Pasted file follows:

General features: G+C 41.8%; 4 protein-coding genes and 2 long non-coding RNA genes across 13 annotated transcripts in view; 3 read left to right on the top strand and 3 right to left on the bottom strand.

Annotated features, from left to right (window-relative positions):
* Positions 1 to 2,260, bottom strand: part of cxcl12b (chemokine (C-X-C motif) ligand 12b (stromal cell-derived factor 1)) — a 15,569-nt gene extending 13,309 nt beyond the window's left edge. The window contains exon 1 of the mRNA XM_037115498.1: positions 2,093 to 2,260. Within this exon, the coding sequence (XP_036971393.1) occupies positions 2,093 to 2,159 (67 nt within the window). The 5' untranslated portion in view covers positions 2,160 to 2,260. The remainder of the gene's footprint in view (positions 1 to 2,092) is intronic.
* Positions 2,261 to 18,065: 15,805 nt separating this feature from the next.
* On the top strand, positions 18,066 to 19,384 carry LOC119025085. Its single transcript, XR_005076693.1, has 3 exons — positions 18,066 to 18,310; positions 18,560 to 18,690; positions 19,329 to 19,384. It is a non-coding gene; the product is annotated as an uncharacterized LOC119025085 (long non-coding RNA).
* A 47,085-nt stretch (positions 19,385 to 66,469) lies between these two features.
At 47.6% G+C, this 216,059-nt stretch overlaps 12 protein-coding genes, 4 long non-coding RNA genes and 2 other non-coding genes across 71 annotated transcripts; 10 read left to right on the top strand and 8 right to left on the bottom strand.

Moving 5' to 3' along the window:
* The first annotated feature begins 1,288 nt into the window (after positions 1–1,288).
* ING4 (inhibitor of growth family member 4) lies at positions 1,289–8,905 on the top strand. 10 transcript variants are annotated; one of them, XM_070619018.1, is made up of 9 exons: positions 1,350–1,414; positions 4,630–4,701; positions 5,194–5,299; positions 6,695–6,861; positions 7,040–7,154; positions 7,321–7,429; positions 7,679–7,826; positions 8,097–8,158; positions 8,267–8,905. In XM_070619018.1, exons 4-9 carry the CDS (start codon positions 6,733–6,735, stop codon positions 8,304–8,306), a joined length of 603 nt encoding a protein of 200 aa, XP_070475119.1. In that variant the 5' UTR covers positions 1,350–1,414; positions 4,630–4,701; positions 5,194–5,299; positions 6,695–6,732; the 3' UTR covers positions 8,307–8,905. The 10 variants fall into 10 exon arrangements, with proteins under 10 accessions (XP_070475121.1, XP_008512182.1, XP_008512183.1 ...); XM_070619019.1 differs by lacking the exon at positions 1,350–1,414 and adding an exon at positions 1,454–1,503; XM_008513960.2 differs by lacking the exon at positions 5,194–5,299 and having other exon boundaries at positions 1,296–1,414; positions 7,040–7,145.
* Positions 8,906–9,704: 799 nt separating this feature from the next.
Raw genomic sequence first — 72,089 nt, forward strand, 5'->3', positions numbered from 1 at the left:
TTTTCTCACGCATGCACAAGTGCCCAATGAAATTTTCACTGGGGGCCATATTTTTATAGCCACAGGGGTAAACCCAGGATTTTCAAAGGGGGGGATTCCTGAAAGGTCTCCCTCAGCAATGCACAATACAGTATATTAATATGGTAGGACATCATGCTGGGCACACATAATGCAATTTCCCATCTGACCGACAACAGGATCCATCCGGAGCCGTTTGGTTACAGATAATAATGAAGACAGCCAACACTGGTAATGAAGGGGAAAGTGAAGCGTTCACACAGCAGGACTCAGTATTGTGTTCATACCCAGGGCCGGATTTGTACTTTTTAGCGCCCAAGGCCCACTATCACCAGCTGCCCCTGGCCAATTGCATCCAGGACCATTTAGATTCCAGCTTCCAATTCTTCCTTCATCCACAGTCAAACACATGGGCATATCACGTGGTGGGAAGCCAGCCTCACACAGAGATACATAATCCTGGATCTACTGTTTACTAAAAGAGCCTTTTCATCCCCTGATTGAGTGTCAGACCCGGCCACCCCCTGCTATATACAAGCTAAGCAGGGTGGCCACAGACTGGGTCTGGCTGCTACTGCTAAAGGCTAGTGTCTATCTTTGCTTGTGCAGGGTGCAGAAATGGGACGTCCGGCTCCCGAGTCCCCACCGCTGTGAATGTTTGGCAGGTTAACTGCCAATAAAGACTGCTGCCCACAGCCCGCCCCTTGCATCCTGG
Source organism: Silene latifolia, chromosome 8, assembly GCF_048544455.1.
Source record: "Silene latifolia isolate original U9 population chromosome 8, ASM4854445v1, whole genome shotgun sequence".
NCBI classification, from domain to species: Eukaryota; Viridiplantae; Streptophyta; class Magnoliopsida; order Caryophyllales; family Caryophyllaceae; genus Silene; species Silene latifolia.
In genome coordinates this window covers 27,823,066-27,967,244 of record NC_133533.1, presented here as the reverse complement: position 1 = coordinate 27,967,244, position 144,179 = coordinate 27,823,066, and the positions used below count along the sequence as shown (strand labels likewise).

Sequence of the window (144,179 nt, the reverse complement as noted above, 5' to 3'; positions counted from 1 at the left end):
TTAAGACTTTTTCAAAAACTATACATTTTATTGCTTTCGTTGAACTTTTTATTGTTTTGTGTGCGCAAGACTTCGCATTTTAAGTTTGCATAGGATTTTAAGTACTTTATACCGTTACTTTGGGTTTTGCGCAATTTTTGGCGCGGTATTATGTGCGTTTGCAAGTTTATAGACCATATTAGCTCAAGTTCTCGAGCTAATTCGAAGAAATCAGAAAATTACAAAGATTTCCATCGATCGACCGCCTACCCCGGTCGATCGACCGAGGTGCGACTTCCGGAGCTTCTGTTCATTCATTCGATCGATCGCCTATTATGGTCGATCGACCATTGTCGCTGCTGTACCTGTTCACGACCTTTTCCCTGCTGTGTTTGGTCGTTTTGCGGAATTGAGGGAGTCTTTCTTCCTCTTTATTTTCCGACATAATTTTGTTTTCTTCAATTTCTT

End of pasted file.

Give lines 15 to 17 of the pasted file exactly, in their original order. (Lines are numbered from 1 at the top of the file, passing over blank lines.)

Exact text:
Source record: "Silene latifolia isolate original U9 population chromosome 8, ASM4854445v1, whole genome shotgun sequence".
NCBI classification, from domain to species: Eukaryota; Viridiplantae; Streptophyta; class Magnoliopsida; order Caryophyllales; family Caryophyllaceae; genus Silene; species Silene latifolia.
In genome coordinates this window covers 27,823,066-27,967,244 of record NC_133533.1, presented here as the reverse complement: position 1 = coordinate 27,967,244, position 144,179 = coordinate 27,823,066, and the positions used below count along the sequence as shown (strand labels likewise).